Troy Patterson
January 16, 2004 AT 05:00 AM EST

The Cary Grant Collection

Current Status
In Season
Cary Grant

We gave it a B-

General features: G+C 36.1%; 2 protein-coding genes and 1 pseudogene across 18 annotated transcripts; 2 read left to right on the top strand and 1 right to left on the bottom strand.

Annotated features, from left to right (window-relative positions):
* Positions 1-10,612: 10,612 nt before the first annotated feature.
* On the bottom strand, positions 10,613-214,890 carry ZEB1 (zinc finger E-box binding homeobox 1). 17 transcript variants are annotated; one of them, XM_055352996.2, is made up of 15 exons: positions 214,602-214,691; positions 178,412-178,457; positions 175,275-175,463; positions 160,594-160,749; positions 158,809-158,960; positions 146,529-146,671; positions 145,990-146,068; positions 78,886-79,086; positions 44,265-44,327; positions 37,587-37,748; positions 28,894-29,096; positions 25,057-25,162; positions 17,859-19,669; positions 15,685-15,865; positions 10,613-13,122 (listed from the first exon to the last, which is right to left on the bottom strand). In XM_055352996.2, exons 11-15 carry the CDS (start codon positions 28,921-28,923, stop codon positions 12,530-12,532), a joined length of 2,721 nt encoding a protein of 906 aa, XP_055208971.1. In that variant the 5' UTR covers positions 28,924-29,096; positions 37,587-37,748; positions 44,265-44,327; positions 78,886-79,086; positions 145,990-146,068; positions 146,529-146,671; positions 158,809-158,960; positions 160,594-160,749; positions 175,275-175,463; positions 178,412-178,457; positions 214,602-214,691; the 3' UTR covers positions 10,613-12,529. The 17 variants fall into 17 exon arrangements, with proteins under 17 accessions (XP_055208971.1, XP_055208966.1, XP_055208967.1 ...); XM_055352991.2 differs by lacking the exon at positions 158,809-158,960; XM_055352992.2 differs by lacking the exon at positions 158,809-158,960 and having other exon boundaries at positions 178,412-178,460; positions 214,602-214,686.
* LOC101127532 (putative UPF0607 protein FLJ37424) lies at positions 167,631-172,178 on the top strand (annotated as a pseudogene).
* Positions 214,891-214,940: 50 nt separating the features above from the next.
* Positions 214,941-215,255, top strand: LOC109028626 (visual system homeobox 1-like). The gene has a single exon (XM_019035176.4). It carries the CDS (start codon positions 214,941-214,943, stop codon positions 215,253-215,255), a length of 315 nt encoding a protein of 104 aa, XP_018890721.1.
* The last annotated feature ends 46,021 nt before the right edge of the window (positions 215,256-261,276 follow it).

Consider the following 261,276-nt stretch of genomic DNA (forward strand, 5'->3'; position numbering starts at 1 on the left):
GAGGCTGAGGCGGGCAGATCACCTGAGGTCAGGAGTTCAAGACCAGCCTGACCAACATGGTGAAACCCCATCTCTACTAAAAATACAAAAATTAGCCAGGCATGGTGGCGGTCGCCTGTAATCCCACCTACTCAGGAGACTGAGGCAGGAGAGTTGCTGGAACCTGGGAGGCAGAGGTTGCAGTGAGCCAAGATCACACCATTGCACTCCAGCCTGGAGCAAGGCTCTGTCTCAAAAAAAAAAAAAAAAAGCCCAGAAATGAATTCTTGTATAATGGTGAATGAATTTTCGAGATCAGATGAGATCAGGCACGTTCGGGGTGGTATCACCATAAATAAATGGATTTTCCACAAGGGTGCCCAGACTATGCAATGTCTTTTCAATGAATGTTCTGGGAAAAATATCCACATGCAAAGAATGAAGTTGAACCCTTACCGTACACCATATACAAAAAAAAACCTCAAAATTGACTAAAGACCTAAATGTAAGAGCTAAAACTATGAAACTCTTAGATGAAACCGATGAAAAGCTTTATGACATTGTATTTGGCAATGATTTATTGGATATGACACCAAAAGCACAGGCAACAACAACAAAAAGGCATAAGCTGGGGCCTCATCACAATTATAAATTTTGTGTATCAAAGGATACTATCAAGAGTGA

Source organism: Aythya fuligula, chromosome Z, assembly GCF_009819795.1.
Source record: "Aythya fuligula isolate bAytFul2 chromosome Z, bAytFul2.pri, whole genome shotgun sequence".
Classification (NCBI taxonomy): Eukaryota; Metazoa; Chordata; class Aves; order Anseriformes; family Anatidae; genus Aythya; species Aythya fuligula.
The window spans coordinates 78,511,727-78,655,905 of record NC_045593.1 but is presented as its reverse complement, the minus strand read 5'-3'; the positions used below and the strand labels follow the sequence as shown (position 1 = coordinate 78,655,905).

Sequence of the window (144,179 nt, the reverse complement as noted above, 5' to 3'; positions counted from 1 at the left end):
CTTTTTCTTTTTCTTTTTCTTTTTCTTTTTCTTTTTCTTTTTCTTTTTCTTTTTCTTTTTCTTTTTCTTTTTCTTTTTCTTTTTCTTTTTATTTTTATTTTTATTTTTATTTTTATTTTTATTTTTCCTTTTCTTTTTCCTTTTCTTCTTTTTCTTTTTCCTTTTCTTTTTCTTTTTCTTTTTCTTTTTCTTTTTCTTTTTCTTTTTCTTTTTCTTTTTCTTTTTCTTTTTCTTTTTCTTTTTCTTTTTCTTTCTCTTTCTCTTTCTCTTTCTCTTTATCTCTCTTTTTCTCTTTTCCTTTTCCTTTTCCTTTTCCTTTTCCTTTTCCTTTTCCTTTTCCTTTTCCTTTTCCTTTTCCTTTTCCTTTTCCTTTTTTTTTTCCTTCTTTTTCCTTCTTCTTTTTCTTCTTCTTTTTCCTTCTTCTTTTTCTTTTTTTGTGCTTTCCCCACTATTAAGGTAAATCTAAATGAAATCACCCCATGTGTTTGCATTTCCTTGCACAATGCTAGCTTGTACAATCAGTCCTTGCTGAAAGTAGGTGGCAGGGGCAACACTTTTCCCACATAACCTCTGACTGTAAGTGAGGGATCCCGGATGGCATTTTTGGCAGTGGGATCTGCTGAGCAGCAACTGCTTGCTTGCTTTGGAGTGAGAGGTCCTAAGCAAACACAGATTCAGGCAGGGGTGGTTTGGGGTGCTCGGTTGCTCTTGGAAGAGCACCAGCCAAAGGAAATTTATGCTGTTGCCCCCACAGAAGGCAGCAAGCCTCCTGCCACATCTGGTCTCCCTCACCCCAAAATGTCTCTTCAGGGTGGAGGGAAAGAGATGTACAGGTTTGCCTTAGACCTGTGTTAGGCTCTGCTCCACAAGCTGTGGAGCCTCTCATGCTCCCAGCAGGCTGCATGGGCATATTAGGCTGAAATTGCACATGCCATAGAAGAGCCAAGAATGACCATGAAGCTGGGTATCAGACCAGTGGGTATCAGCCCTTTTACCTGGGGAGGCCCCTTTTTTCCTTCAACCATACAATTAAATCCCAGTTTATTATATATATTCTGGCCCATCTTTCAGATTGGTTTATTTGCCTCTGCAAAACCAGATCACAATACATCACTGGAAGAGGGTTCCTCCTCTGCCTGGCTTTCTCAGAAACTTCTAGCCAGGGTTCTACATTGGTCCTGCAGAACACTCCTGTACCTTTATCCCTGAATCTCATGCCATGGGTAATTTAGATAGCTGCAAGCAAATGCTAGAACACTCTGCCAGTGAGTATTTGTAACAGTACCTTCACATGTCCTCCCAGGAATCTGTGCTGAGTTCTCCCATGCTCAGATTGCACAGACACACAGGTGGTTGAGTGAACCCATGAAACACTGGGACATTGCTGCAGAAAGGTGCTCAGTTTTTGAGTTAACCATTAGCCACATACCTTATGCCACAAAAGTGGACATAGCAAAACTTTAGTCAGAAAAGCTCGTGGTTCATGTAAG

This is not the best of the Man From Dream City — or even the suavest or the screwiest or the darkest. This is a haphazard gathering of stuff only now appearing on disc. Though less snappy than Grant’s other comedies for director Howard Hawks, ”I Was a Male War Bride” (1949, 105 mins.) — wherein Grant is blithely implausible as a Frenchman and wholly credible as an army officer bitterly besotted with Ann Sheridan’s WAC lieutenant — is the set’s high point. The nadir is the melodrama ”Born to Be Bad” (1934, 61 mins.), destined to be lousy from the moment Grant was cast as a dairy exec who drives his own delivery truck. Joseph L. Mankiewicz’s ”People Will Talk” (1951, 103 mins.) finds our man coming on like a hip Gregory Peck — a saint of a doctor who cares for a pregnant and unwed Jeanne Crain and still finds time to conduct a student orchestra. The medal for glorious perversity goes to Stanley Donen’s ”Kiss Them for Me” (1957, 102 mins.), which melds a rote romance with a story about the existential alienation of military men. Conflicted about America, the movie finds its greatest call to patriotism in Jayne Mansfield’s bosom, and Grant, a World War II hero attempting a booze-soaked shore leave, gets to showcase his sterling cynicism.

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